While my submission was sent on time, judging the contest was not. The book given out as the prize, The Inner Planes, was released and I simply could not postpone purchasing a copy for myself on the self-deprecating belief that if I had won, I would have already be informed. As it turned out, it seemed response exceeded their expectations, and it wasn’t until Dragon #261 — ten issues later — that the winners were announced. I got my winnings in the mail soon thereafter, a signed copy of TSR 2634 The Inner Planes, now residing with pride amidst my whole Planescape collection that I slowly got signed over the course of a few Gen Cons that in themselves were magnificent memories of Planescape.
Unfortunately, I no longer possess a copy of my submission. It was either lost in some past hard drive crash or hidden utterly on a forgotten, antiquated floppy disc. Further still, I had hoped to contact the other contributors to the contest, collect all our entries and release them — for free — on the internet as a netbook of planar sites. The Kargatane had done just the same with the previous Ravenloft-themed contest, and I didn’t want to miss out on a similar opportunity. Unfortunately, my attempts to collect the submissions met with failure, as I was told that WotC did not keep them. I was devastated, and unfortunately had to let that idea go…
Time passed. Advanced Dungeons and Dragons was folded and 3E debuted. Planescape as a campaign setting was left behind, with only a fraction of the incredible amount of possibility it possessed converted over into D20 rules. While the dedicated fans were occasionally placated with planar content in Dragon Magazine (unfortunately horribly shoe-horned into 3E prestige classes), we were never presented with anything that shone with such brilliance as the original work done on the campaign setting.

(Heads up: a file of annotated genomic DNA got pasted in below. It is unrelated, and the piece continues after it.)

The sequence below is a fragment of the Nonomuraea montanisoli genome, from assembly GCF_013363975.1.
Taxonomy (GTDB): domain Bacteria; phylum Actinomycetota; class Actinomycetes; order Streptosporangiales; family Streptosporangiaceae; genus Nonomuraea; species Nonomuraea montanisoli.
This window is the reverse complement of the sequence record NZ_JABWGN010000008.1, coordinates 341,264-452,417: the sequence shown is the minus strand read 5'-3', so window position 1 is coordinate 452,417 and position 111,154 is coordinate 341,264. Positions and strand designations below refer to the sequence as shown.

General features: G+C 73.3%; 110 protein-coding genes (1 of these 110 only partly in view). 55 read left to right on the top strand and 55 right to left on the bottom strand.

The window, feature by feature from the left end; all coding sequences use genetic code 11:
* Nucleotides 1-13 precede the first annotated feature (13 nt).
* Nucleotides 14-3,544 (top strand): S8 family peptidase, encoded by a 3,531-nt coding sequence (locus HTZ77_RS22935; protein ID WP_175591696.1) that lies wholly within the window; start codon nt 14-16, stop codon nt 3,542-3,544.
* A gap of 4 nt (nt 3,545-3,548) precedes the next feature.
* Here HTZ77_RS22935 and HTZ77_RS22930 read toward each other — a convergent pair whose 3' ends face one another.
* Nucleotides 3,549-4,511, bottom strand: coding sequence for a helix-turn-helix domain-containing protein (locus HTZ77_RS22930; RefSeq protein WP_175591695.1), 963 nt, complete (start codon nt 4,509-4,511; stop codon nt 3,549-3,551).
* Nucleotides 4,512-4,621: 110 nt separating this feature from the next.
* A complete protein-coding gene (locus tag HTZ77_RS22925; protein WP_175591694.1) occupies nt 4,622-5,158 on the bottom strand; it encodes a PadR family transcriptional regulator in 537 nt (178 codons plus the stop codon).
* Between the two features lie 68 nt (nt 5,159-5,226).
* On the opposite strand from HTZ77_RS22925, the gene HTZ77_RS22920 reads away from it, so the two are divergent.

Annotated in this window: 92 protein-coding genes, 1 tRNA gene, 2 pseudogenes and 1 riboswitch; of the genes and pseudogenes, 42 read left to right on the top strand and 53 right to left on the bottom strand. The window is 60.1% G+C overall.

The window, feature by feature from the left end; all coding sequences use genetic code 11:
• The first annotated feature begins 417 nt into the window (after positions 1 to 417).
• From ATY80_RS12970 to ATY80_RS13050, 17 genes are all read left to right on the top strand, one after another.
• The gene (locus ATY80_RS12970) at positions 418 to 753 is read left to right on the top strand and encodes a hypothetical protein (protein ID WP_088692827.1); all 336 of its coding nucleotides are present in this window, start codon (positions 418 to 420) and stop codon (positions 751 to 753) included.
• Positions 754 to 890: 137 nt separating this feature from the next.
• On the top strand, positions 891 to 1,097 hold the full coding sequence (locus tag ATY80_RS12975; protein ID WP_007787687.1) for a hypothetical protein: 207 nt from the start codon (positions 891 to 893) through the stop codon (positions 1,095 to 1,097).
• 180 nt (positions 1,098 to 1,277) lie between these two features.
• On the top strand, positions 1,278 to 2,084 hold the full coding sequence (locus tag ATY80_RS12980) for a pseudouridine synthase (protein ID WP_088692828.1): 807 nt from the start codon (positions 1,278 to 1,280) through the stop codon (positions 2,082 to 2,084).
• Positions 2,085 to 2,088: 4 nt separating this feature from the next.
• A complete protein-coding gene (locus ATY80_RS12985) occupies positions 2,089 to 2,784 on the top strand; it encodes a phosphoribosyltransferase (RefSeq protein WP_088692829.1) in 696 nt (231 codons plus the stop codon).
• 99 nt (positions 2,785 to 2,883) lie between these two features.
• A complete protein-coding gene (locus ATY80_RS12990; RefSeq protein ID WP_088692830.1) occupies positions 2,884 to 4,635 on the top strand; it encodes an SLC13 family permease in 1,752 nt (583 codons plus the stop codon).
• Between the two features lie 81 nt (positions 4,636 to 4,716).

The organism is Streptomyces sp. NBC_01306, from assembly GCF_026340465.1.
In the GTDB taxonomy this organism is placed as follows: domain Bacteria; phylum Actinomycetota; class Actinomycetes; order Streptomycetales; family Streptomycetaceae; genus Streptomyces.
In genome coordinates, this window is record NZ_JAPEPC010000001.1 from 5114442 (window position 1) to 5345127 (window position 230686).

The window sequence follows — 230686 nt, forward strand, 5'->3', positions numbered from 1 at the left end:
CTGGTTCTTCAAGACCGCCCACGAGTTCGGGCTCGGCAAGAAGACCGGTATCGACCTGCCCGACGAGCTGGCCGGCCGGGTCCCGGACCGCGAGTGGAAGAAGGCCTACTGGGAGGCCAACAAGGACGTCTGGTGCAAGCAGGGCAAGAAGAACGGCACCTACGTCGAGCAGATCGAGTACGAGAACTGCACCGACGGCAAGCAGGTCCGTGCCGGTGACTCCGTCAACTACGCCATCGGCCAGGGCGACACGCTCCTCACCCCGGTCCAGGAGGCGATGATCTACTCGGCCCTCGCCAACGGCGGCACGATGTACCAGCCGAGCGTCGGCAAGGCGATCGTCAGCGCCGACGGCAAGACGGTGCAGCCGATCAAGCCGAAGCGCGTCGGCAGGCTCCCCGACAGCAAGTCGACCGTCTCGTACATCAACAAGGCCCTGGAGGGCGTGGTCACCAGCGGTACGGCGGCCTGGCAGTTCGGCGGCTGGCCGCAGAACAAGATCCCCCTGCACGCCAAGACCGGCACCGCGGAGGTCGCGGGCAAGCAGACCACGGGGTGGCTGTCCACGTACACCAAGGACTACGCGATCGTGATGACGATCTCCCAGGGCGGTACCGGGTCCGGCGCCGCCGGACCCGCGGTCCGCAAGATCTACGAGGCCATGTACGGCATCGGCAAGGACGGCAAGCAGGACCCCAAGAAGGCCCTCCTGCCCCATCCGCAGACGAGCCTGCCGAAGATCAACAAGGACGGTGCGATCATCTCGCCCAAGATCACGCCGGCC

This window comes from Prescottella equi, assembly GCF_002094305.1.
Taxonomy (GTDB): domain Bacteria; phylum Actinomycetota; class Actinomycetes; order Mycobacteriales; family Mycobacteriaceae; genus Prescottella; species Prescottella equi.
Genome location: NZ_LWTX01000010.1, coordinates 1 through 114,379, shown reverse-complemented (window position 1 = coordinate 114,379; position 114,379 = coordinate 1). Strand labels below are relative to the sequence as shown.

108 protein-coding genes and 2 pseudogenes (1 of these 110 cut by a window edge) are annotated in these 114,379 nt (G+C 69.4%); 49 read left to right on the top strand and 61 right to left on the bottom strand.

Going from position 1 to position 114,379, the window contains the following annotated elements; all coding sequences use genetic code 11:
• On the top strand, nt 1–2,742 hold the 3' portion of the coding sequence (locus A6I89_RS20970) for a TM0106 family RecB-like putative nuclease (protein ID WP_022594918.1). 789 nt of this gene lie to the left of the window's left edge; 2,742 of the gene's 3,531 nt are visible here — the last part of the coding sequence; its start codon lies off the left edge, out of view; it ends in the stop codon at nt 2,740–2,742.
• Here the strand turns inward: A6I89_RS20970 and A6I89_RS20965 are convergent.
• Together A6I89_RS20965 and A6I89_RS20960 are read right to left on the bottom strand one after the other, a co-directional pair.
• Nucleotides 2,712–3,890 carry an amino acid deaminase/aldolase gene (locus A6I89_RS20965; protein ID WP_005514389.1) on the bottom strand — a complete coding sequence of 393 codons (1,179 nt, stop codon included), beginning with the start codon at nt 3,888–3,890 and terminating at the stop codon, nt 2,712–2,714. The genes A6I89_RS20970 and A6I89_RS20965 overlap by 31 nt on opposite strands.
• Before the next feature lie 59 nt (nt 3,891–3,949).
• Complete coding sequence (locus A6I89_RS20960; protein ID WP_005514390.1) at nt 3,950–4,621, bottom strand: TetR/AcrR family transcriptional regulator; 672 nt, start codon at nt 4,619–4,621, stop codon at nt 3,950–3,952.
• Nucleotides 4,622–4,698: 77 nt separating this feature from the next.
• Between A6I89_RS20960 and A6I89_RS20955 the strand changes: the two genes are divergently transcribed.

Then in 2004, Planescape fans were rewarded for their patient loyalty when Sword & Sorcery and Malhavoc Press put out Beyond Countless Doorways, a reunion of sorts with many of the creative staff behind the Planescape setting: Monte Cook, Wolfgang Baur, Colin McComb, and Ray Vallese. The book even had an introduction by David “Zeb” Cook, original designer of the setting and a cover illustration by rk post (sic). Proofread by Michele Carter, even play tested with Eric Mona and Chris Perkins, it was almost a Who’s Who of Planescape.
I, like many others, feverishly awaited this post-Planescape product, and we were not disappointed as it contained 18 planar sites. But it was one chapter that caught my eye in particular: Chapter 13: Palpatur. A plane that was alive, where the ground was flesh that both fed and clothed the natives. I can’t help but wonder if my Biome from long ago influenced the genesis of Palpatur, and this was just a little glimpse of what could have been had more been done with what I wrote. Wishful thinking, I suppose…
There is still a lot of potential in my Biome idea, some of which I used in the background of a self-destructing Planescape campaign I ran that I called “The Open Cage”. Every now and then I think back on it and the urge to run another game wiggles around in my brain box. Maybe I’ll come back to the concept and flesh it out more… someday.